Windows 10 Boot Manager on Previous SSD

Discussion in 'PC Hardware, Software and Displays' started by sir doris, Nov 29, 2020.

  1. sir doris

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    Hi,

    I think I know the answer to this and it's to reinstall Windows, but I'm just hoping someone knows different.

    My system had 2 SATA SSD's; a 250GB (Boot drive) and a 1TB drive. I then added an M.2 and installed Windows 10 on it as I wasn't sure I was ready to wipe the 250GB and remove it.

    Every time my PC boots I can choose which version of windows 10 I boot into (M.2 or 250GB SATA).

    I am now happy I have everything I need of the 250GB drive and last night I removed it, unfortunately the system now won't boot, presumably because the Windows Boot Manager is on that drive.

    With the Windows 10 USB stick I've tried to repair the M.2 installation but that down't work, I've also tried to reinstall windows over the top of the M.2 installation but that doesn't work either as it can't create the partitions required.

    Anyone got any ideas, before I delete the existing M.2 partitions and start over?
     
  2. orangpelupa

    orangpelupa Elite Bug Hunter
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    You can use bcdedit to manually add the boot manager entries.

    Been years since I done that tho, so I don't remember how to do it.

    Nowadays probably there are easy to use gui
     
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  3. Silent_Buddha

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    You can also automate it. Macrium Reflect can fix this although the last time I needed to do this (around 2017) the partitions on the boot drive ended up being a little messy. It still works fine, however. I could go through one of DmitryKo's posts about fixing the partitions and whatnot for the boot drive, but I just don't have time at the moment (there's never enough time).

    It's also possible that Macrium Reflect has fixed this as it was mostly due to Windows 10 and new MB's requiring UEFI boot for NVME drives. I switched from a SATA SSD to NVME when I upgraded to a Ryzen 1600x back then and I wanted to keep my existing Windows install. Cloned the drive fine, but UEFI boot needed more than what the previous BIOS boot required.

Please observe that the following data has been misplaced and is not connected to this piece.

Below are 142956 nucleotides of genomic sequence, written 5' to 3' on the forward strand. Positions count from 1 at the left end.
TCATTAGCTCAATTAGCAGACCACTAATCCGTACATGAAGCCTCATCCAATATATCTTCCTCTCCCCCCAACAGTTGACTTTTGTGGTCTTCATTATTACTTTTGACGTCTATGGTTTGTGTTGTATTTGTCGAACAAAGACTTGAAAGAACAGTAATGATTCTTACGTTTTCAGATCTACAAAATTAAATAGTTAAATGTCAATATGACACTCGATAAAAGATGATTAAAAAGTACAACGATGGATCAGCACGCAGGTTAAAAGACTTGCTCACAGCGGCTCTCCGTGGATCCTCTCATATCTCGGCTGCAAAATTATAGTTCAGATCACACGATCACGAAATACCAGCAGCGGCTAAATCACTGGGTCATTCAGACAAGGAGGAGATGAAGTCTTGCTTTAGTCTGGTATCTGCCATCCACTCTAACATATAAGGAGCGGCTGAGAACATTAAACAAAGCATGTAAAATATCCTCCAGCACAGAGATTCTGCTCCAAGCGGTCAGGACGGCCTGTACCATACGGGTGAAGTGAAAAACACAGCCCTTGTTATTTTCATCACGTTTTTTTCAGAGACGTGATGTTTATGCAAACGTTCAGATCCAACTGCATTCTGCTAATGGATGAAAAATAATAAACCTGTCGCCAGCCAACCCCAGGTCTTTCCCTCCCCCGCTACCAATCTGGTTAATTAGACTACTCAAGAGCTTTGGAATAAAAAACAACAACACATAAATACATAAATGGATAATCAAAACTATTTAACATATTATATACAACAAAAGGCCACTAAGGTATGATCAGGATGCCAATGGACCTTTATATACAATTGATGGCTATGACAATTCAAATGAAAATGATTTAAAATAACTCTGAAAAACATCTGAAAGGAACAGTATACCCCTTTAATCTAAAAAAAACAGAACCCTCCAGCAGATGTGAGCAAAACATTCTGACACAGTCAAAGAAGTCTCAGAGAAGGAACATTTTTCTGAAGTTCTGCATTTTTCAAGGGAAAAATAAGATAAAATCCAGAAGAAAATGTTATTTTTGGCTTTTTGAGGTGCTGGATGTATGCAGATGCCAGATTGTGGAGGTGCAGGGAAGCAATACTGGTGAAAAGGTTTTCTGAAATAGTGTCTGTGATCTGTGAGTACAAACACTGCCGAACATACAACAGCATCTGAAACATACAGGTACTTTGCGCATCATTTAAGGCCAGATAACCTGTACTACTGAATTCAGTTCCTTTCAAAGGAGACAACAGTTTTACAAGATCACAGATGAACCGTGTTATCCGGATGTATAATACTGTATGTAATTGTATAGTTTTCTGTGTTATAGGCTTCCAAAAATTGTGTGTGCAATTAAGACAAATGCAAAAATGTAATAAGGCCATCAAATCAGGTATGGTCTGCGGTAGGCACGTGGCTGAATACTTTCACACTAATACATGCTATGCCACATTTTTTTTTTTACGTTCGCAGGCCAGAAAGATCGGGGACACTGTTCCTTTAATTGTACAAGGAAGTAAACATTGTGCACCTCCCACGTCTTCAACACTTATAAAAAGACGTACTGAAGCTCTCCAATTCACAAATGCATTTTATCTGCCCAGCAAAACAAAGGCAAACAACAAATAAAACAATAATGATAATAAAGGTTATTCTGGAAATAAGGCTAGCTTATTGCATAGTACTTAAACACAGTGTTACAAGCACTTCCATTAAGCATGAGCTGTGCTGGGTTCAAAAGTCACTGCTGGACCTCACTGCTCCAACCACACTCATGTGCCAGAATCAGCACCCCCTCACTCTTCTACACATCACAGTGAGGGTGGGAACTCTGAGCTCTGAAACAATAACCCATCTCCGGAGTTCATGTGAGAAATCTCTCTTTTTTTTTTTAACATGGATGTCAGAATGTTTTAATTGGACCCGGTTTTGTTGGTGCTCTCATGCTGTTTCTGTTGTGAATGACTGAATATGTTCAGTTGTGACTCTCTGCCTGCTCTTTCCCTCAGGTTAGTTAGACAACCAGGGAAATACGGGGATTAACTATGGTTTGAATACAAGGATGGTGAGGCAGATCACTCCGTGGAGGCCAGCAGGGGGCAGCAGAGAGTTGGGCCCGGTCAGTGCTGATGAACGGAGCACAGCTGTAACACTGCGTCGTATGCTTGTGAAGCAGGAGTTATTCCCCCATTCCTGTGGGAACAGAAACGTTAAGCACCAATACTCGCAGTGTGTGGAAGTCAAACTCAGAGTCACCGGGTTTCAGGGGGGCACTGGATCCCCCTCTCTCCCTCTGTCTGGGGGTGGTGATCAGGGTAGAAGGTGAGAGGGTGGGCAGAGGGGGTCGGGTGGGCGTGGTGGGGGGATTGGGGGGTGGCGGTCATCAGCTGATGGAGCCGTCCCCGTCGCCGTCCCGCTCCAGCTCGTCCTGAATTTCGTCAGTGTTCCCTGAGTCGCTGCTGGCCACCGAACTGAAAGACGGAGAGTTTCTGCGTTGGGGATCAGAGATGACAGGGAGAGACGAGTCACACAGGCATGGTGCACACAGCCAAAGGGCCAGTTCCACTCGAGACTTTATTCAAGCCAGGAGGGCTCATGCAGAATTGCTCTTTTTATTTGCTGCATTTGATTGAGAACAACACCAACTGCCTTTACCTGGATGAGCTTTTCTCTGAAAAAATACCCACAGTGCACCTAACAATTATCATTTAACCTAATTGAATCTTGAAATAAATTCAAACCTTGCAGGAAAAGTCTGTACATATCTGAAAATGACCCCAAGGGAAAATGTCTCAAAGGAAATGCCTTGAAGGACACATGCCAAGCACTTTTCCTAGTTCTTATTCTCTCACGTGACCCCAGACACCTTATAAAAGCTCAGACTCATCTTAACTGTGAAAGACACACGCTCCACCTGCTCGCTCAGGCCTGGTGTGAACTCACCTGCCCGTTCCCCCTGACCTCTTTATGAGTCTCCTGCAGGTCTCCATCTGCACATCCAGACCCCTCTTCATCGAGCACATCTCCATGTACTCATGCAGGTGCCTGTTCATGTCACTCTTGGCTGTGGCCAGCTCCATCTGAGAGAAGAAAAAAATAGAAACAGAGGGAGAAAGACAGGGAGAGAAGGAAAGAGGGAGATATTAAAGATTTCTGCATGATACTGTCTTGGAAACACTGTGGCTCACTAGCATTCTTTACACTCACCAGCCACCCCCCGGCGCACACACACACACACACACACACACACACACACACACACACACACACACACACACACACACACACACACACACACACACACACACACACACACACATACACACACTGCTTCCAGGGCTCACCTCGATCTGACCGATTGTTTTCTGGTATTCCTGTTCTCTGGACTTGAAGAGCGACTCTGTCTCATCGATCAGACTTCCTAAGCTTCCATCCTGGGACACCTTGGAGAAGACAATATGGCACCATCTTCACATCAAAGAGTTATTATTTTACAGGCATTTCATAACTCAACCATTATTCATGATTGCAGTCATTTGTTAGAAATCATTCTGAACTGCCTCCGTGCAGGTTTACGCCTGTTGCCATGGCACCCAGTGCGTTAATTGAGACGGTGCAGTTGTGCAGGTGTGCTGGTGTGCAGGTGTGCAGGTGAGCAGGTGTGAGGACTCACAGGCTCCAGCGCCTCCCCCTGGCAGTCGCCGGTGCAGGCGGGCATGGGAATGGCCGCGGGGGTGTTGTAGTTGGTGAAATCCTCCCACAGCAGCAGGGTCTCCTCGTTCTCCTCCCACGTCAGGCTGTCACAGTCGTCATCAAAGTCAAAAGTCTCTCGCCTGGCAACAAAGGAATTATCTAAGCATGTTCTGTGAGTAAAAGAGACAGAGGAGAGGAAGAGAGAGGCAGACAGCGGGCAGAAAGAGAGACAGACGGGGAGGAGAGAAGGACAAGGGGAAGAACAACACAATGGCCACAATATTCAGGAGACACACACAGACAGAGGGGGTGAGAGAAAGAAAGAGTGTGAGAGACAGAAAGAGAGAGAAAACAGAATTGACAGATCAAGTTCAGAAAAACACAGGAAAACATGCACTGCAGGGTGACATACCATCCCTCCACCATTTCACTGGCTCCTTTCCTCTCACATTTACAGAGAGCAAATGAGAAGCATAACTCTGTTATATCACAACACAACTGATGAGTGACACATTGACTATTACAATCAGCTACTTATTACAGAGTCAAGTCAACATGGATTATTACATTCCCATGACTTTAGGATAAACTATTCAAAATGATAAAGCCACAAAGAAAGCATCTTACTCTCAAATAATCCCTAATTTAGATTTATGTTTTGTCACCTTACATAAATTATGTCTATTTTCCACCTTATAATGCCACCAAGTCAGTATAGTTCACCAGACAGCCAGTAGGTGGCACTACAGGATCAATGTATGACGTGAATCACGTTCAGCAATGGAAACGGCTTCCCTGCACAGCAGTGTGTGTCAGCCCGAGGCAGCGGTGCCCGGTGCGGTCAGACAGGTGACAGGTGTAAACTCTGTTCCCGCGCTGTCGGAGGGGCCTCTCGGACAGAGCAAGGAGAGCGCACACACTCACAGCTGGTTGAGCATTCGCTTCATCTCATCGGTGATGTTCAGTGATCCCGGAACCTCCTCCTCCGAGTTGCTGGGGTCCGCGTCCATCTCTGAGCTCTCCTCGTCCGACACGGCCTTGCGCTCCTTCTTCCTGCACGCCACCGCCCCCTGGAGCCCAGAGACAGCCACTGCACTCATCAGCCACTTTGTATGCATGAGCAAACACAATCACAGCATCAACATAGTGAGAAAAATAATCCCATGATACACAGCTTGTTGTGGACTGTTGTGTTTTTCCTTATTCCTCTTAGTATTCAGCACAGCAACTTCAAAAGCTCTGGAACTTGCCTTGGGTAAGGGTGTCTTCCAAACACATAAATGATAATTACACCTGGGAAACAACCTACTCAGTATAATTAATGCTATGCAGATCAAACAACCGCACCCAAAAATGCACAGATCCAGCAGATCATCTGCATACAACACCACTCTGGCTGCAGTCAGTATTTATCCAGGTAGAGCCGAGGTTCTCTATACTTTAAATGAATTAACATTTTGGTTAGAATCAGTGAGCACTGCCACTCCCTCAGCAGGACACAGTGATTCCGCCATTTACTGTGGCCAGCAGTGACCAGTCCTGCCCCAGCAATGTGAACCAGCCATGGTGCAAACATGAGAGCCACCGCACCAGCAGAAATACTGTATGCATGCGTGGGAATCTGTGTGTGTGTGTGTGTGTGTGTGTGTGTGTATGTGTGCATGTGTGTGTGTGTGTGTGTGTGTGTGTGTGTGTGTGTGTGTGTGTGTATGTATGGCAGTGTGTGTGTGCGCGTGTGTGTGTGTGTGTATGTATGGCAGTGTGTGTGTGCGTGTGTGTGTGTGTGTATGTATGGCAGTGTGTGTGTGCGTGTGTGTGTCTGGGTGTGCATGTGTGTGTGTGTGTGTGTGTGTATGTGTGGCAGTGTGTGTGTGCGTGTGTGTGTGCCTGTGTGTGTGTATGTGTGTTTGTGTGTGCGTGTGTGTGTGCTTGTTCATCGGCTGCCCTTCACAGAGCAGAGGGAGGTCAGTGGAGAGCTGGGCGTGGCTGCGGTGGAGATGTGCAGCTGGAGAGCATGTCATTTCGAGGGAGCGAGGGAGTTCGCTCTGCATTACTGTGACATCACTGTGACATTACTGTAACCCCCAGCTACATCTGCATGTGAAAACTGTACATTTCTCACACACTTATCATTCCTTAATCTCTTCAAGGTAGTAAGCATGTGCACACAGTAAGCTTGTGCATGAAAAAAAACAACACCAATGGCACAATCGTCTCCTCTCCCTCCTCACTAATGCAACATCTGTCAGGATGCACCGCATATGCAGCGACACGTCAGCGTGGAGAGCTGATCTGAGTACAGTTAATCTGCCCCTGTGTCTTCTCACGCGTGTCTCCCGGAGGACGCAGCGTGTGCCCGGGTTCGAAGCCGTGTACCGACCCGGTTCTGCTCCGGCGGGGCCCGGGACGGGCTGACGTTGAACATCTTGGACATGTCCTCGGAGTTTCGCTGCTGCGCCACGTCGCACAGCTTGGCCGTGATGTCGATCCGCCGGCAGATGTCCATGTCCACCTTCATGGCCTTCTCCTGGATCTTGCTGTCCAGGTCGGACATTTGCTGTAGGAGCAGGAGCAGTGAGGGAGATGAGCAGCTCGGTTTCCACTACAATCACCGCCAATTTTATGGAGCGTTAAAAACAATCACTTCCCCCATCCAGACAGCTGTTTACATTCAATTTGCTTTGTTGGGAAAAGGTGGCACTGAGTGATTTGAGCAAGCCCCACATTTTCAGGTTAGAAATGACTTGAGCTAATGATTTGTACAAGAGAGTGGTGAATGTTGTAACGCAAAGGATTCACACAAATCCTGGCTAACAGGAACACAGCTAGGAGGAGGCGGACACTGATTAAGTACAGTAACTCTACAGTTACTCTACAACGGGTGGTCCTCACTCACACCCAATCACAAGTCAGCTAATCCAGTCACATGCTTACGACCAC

Thankfully, Macrium Reflect (free) was able to get things working.

    Regards,
    SB
     
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  4. Unknown Soldier

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    Thanks, going to be doing my upgrade soon so will check this out.
     
  5. DmitryKo

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    You don't seem to have a Windows Boot Manager partition on your 1 TB drive - therefore you will need to add EFI System and MSR partitions at the start and a Windows Recovery Environment partition at the end, and copy the necessary UEFI boot files.

    You will need to use a free disk partitioning utility, like Paragon Partition Manager, to non-destructively resize your current Windows partition (standard DiskPart can only shrink or grow partitions towards the end, but it cannot free the space at the beginning and relocate the MFT).


    First ensure that you have a GUID Partition Table (GPT) disk and convert from MBR disk if necessary, as NVMe disks require UEFI boot and GPT-style partitions. Resize the Windows partition to free 116 MB at the start o and 650 MB at the end, then create a 100 MB EFI System Partition (ESP) and a 16 MB Microsoft Reserved (MSR) partition at the start of the disk, and a 650 MB primary partition for the Windows Recovery Environment (WRE) at the end of the disk.

    Add temporary drive letters for ESP and WRE partitions and format them with FAT32 and NTFS filesystems respectively (you can either run DiskPart commands, or use the Paragon Partition Manager GUI to achieve this). Then run the BCDBoot utility to copy the Boot Manager files from the Windows system folder and create the default Boot Configuration Data (BCD) store on the ESP partition.

    Finally locate the recovery image a (WINRE.WIM) in the system folder (or use 7-Zip file archiver to extract them from a Windows 10 ISO image) and copy it to the WRE partition at the end of the disk. Put a blank ReAgent.xml there and run ReAgentC utility to recreate the BCD entry for the Recovery Environmen and enable it. Set the attributes for the WRE partition and remove temporary drive letters (with either DiskPart commands or Paragon Partition Manager GUI).


    More details can be found in this post and this TechNet article. (Caution: do not run the example partitioning scripts on your existing Windows 10 disk, since they contain the DiskPart clean command - you don't want to ever use it on your exising Windows disk, as this will erase all partitions).
     
    #5 DmitryKo, Dec 12, 2020
    Last edited: Jan 14, 2021
    Silent_Buddha, Kej and Rootax like this.
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